Pest to the Powerful 

City Hall gadfly? Oakland municipal watchdog? Citizen journalist? Just what is Sanjiv Handa up to anyway?

It's the end of the Oakland City Council rules committee meeting, and there's just one final order of business: open forum. That's the part of a public meeting where anybody can speak about anything. Councilman Larry Reid notes for the record that there's only one speaker. It's someone he and everyone else in City Hall is all too familiar with — a guy who, by his own count, spends about thirty hours per week attending public meetings. Reid calls Sanjiv Handa to step up for his allotted three minutes. "Unless you want to relinquish it," Reid says hopefully.

No dice. Sanjiv isn't giving up one second of soapbox time. During this ninety-minute meeting, he already has used public-comment periods to talk on the mic three or four times; you lose count after a while. He gets up to speak on almost every item, no matter how insignificant. This morning, Handa has lectured the committee on his favorite topic, the state's open-meeting law known as the Brown Act; he's vowed to put a measure on the 2008 ballot requiring the council to allow public speakers at least three minutes on every single item (in some cases they get only two); and he's accused politicians of being willing to "lie, cheat, and steal" to win approval for their own pet measures.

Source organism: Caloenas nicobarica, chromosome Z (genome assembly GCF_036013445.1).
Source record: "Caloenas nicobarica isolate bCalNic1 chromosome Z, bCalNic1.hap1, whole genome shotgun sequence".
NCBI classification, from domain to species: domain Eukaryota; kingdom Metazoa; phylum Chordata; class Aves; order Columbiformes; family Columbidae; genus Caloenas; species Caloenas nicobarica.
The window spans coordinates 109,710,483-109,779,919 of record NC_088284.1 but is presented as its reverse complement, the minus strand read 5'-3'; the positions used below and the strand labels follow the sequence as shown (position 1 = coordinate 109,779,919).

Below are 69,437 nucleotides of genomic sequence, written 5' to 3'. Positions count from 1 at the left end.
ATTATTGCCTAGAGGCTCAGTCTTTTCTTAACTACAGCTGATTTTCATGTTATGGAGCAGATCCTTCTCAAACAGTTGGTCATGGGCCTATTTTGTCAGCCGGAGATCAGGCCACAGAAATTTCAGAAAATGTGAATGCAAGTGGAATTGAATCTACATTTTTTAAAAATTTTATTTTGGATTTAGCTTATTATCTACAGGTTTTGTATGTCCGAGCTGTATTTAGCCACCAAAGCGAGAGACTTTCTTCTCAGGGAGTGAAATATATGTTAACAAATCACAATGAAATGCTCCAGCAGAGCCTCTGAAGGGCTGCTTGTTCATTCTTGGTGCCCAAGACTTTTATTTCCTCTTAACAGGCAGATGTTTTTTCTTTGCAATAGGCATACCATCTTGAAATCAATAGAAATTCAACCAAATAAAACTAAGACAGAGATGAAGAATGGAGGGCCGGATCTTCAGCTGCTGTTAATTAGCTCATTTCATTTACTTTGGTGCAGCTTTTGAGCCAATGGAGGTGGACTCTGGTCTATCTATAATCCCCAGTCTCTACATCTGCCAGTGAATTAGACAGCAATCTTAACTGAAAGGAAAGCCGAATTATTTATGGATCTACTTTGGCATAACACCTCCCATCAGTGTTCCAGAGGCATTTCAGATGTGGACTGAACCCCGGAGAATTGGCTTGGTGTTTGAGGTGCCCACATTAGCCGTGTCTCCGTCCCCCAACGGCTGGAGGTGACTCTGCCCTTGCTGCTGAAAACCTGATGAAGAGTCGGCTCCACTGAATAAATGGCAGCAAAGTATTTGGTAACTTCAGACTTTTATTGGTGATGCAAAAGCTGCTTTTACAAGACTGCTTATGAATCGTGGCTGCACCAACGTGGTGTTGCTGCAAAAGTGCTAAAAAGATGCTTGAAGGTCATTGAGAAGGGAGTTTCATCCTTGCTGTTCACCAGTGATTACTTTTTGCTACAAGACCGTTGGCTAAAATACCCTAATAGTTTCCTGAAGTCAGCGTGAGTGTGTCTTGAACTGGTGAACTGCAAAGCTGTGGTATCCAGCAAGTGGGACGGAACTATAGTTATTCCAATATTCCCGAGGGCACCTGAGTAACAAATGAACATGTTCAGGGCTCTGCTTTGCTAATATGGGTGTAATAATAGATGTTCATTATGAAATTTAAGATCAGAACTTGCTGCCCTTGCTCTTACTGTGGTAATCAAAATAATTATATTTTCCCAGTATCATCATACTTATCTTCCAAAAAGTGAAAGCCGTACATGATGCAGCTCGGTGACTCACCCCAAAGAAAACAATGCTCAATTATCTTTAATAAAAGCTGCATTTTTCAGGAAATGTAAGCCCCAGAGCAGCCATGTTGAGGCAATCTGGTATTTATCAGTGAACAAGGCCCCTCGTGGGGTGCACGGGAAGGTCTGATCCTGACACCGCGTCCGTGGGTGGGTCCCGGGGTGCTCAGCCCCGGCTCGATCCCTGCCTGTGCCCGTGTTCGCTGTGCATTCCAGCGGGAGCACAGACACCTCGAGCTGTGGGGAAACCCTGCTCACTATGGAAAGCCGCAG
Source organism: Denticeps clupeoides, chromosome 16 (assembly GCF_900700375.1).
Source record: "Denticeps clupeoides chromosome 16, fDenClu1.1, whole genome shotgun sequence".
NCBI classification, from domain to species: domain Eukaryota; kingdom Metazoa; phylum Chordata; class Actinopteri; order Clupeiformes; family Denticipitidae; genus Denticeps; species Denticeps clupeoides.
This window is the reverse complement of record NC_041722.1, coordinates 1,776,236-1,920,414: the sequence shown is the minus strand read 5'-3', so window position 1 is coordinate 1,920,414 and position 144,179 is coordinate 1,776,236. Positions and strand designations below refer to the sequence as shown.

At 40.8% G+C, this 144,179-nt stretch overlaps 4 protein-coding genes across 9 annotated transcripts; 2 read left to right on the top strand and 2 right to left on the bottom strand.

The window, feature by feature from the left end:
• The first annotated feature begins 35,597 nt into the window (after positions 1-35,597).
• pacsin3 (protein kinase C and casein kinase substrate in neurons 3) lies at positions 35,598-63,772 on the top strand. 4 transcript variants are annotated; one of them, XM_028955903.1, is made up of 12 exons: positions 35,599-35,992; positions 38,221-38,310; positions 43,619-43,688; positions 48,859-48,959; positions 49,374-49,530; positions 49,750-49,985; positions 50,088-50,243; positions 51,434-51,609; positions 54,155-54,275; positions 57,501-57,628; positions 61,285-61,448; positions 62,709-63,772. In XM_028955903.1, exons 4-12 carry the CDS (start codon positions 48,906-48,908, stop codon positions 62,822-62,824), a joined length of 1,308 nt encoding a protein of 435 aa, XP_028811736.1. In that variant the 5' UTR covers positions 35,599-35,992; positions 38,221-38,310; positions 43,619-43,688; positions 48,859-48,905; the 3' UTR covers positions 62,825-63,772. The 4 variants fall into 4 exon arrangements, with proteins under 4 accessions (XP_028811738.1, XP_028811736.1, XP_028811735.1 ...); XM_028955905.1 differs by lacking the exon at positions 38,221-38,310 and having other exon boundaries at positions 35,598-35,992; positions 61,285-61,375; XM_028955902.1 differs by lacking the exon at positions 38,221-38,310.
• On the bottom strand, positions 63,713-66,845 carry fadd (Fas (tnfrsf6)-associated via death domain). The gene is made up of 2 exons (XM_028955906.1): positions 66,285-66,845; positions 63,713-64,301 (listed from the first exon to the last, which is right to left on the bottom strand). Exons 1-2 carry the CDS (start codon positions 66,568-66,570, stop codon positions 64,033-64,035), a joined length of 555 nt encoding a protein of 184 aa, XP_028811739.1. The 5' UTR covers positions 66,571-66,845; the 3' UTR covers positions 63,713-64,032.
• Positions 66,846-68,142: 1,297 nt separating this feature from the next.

The heavyset, olive-skinned fifty-year-old, who is balding in the manner of Friar Tuck, explains to Reid that he has important information for the viewing audience — council meetings are broadcast on KTOP, Oakland's cable-access channel. To the surprise of many in the room, Handa really did have some juicy news.

"Yesterday," he announces, "the Federal Bureau of Investigation swept into the Frank Ogawa Plaza area — named after a council member who himself was on the take for many years — and arrested a tailor by the name of Maurice, who many of you are familiar with. He was arraigned this morning in federal court on charges of extortion, among other things. There are some links to some of the city programs, such as some auctions and so forth. So it will be interesting to see that once this winds its way through the courts, what other information comes out, what linkages there are to City Hall and city departments as a result of that."

While the crookedness of the late Ogawa is disputable, Handa, the sole proprietor of what he calls the East Bay News Service, is right on target about Maurice the tailor. Later that day and the next morning, several "real" news outlets — Bay City News, the Express, KNTV, the Oakland Tribune, and the San Francisco Chronicle — would report that the FBI had arrested clothier Maurice Himy for allegedly shaking down an Oakland businessman who wanted a city auctioneering contract. Sanjiv didn't have all the details, but he was there first — and, at least within the news biz, that's what matters most.

Of course, there's the question of whether Handa even qualifies as a journalist in order to claim the scoop. On the one hand, he does produce e-mail newsletters devoted to Oakland city government that go by various names, depending on their frequency, with titles such as The Six-Minute Report and The Oakland Bulletin. On the other, what reporter announces his scoop at the podium during a committee meeting?